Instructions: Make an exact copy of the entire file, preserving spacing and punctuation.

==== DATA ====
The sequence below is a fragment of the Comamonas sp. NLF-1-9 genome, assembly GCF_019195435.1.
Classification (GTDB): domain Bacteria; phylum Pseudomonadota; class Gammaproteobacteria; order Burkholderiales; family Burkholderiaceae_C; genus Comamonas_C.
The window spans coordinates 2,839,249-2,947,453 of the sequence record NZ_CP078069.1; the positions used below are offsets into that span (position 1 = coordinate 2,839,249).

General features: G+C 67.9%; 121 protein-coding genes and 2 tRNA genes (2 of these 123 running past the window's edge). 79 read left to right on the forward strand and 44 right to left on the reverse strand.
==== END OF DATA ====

The sequence below is a fragment of the Comamonas sp. NLF-1-9 genome, assembly GCF_019195435.1.
Classification (GTDB): domain Bacteria; phylum Pseudomonadota; class Gammaproteobacteria; order Burkholderiales; family Burkholderiaceae_C; genus Comamonas_C.
The window spans coordinates 2,839,249-2,947,453 of the sequence record NZ_CP078069.1; the positions used below are offsets into that span (position 1 = coordinate 2,839,249).

General features: G+C 67.9%; 121 protein-coding genes and 2 tRNA genes (2 of these 123 running past the window's edge). 79 read left to right on the forward strand and 44 right to left on the reverse strand.